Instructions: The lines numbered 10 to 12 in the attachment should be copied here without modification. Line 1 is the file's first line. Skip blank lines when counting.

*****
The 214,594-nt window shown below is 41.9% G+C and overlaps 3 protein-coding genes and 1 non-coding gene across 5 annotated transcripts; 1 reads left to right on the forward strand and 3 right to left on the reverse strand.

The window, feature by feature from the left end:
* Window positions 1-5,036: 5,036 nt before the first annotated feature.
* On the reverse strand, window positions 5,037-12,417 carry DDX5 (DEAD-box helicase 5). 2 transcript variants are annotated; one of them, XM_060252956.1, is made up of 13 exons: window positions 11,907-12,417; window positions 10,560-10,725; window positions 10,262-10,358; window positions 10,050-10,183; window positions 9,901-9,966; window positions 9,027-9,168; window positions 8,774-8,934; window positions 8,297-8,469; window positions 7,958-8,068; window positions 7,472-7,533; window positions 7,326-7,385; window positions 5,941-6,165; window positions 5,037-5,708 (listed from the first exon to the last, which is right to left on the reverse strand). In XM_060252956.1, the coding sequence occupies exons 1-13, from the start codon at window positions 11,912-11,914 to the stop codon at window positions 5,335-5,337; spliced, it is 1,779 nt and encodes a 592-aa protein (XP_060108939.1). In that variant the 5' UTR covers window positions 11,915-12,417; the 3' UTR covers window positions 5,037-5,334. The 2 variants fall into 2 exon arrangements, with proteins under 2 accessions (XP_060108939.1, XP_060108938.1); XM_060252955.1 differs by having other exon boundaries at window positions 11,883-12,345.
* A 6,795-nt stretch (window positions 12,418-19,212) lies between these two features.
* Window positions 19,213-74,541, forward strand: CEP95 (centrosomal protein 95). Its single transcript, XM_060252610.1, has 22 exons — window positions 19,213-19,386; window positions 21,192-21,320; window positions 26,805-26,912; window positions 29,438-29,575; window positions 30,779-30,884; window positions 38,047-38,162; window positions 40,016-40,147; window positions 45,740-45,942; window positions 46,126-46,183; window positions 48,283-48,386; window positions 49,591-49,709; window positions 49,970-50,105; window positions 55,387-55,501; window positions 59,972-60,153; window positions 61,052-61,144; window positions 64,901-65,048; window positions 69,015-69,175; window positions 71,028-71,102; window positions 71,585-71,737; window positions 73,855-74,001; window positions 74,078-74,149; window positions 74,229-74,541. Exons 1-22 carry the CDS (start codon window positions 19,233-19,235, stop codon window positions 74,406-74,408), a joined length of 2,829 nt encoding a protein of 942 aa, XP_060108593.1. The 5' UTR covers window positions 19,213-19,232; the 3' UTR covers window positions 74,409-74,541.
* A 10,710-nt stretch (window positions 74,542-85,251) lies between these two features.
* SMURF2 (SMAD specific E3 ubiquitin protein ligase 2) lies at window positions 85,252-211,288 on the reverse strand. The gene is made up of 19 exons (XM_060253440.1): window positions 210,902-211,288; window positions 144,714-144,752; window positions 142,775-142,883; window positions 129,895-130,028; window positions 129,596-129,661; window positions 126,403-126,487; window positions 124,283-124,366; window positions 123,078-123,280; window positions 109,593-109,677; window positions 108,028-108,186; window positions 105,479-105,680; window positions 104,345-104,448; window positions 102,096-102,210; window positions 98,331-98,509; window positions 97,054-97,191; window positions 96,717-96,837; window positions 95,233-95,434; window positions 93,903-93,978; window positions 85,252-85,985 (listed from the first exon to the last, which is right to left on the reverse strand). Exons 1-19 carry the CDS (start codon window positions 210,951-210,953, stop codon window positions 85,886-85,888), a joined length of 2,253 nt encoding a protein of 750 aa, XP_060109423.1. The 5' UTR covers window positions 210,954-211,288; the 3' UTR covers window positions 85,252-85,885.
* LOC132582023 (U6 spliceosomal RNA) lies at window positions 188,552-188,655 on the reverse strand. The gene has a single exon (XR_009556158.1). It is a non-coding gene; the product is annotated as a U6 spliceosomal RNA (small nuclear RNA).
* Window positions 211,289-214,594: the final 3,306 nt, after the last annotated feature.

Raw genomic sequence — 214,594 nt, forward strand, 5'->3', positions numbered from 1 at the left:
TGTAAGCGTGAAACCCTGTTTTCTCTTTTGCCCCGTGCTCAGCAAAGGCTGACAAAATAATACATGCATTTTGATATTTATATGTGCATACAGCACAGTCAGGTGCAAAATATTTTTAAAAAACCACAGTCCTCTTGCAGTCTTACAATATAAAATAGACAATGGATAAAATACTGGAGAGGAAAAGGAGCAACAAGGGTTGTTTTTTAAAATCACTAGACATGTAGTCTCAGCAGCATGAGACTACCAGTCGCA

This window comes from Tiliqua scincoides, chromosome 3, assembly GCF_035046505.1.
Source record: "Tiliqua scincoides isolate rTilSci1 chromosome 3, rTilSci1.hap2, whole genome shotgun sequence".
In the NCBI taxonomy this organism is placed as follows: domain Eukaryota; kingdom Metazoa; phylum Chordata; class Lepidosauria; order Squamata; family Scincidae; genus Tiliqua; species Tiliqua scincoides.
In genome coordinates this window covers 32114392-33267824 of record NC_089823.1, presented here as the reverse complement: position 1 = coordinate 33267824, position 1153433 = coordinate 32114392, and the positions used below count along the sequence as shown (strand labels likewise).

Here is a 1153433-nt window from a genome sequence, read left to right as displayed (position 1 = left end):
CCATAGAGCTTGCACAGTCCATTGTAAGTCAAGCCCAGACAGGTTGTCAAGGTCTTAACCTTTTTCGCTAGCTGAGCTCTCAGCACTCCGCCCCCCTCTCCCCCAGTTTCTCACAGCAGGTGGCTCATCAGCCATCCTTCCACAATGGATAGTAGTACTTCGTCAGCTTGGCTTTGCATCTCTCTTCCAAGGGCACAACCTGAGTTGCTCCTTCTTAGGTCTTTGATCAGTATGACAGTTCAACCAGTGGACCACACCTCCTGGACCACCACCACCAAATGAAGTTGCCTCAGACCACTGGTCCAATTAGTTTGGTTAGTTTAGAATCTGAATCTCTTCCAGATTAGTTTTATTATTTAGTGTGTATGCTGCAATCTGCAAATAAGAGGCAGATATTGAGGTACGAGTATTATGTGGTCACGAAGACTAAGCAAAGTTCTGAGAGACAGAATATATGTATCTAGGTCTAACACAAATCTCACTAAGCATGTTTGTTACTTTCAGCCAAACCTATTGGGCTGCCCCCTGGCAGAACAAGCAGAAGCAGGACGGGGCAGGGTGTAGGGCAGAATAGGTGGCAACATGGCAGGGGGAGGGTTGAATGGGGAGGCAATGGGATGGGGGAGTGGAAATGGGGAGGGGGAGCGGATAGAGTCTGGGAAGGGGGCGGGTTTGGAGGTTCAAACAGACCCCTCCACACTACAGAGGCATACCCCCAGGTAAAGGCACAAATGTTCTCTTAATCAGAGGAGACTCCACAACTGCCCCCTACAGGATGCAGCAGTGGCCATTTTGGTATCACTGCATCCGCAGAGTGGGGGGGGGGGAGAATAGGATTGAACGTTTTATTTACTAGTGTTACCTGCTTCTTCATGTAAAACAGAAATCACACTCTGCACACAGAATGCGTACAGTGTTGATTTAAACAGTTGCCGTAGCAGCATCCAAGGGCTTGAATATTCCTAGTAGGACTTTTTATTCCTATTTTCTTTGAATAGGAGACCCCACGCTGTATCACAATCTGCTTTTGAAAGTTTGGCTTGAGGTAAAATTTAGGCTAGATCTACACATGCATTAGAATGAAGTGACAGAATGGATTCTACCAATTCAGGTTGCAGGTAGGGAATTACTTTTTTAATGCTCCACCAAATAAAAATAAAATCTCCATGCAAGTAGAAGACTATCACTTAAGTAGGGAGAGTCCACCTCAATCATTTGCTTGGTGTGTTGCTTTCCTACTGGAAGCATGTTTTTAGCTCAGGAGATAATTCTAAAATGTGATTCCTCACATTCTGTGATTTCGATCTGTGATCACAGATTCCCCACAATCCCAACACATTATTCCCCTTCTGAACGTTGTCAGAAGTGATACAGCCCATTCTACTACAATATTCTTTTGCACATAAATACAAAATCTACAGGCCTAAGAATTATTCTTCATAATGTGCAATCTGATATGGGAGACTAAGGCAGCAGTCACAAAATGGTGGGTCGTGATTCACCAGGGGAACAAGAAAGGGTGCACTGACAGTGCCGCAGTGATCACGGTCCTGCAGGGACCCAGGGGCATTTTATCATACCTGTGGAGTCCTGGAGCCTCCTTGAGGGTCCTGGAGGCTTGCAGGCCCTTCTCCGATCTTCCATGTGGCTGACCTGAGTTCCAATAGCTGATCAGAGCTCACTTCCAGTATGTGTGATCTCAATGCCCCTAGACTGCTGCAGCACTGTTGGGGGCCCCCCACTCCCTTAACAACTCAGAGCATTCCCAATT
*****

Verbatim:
* Window positions 211,289-214,594: the final 3,306 nt, after the last annotated feature.

Raw genomic sequence — 214,594 nt, forward strand, 5'->3', positions numbered from 1 at the left:
TGTAAGCGTGAAACCCTGTTTTCTCTTTTGCCCCGTGCTCAGCAAAGGCTGACAAAATAATACATGCATTTTGATATTTATATGTGCATACAGCACAGTCAGGTGCAAAATATTTTTAAAAAACCACAGTCCTCTTGCAGTCTTACAATATAAAATAGACAATGGATAAAATACTGGAGAGGAAAAGGAGCAACAAGGGTTGTTTTTTAAAATCACTAGACATGTAGTCTCAGCAGCATGAGACTACCAGTCGCA